Have a look at Thyroid UK and Thyroid Patient Advocacy sites.


I'm already on it :-)



Trust me, the truth is your endo DOES NOT know what he's doing. They are simply not taught about thyroid.


Scoobs33 As well as the advice already given, you have positive TPO antibodies of over 1000 (range <35) which means you have autoimmune thyroiditis aka Hashimoto's disease. This means the antibodies will attack the thyroid until it is destroyed. You need to try and reduce the antibodies and a few things can help.

1) Adopt a scrupulously gluten free diet. Gluten contains gliadin which triggers antibody attacks. Many me!bers have had great success going gluten free. Some members also need to be dairy free.

2) Supplementing with selenium also helps reduce antibody attacks.

3) Keeping TSH low also is supposed to help reduce the attacks.

Here is some reading about Hashi's





Thankyou seaside susie, I'll have a read of those


Scoobs33 - I empathize with you, I have been where you are and I know it's hell. I am not well equipped to help you with all of your bloodwork but your TSH is high, certainly not at the optimal level and your T3 seems pretty low. I can't compare the optimal levels I know to be good because your ranges are quite different from mine.

Please know you are not alone, there are millions of people across the world suffering with this dreaded illness mainly because of all the toxins in our food and the air we breathe. It's so terrible. And the truth is medical doctors are not trained to deal with thyroid problems, they never check for the root cause of your problem nor do they have updated charts to refer to. They basically rely on your TSH levels and that's not the way to find out what your particular problem is. It's the same way with Endos. They are also clueless as to the proper blood tests to run and then more importantly how to properly interpret them.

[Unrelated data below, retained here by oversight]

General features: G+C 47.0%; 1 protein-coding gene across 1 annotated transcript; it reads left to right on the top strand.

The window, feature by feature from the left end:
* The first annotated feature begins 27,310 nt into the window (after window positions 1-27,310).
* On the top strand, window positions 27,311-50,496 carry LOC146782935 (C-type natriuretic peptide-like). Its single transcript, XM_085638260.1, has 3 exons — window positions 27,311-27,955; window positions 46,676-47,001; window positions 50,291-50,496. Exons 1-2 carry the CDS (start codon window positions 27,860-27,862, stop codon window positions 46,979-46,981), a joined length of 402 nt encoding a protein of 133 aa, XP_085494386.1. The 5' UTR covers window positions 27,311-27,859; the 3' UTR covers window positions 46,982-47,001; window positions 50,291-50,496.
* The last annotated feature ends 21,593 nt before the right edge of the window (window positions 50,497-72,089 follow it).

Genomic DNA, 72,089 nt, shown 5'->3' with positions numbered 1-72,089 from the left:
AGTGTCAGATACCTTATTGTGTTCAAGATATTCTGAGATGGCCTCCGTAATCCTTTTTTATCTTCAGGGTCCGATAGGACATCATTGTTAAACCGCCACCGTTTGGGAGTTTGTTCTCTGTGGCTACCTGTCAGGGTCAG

I'm in the US and my best suggestion for you is to search for The Office of Dr. Brad Shook (located in N. Carolina). He is a Integrative/holistic Doctor with his degree in chiropractics. It doesn't seem like a chiropractor would be right for you but Dr. Shook specializes in hypo/hashi patients. He is so knowledgeable about thyroid, it astounded me. Finally someone who understood what we were going through!! He has an autoimmune disease himself and has researched for many years. He has a group on Facebook, you just have to request to join the group. There are many patients on there and Dr. Shook provides videos on thyroid problems and the many side effects they cause. It's very enlightening. He also offers long-distance consultations and appointments. The man is a godsend. I just took part in a webinar he provided today.

I think you would be very happy with the information provided on his page. You can ask questions and many times someone from his office will respond plus others patients in his group.

Please check out his group, it's wonderful!! A medical doctor or endo could never help you like he can. I think this is going to become more and more popular as the word gets out because of the extensive knowledge these doctors about thyroid problems. I guarantee you'll be glad you did.


Thankyou so much LiaDiGee I will definitely look into that. Can't be any worse than the experience with my current GP and endo.... Thankyou :-)


Scoobs33 - I hope it helps you. For me it was so wonderful to find a dr that understand this damn thyroid disease so well. If you research his group for videos he offers for free, he explains everything. Please check it out.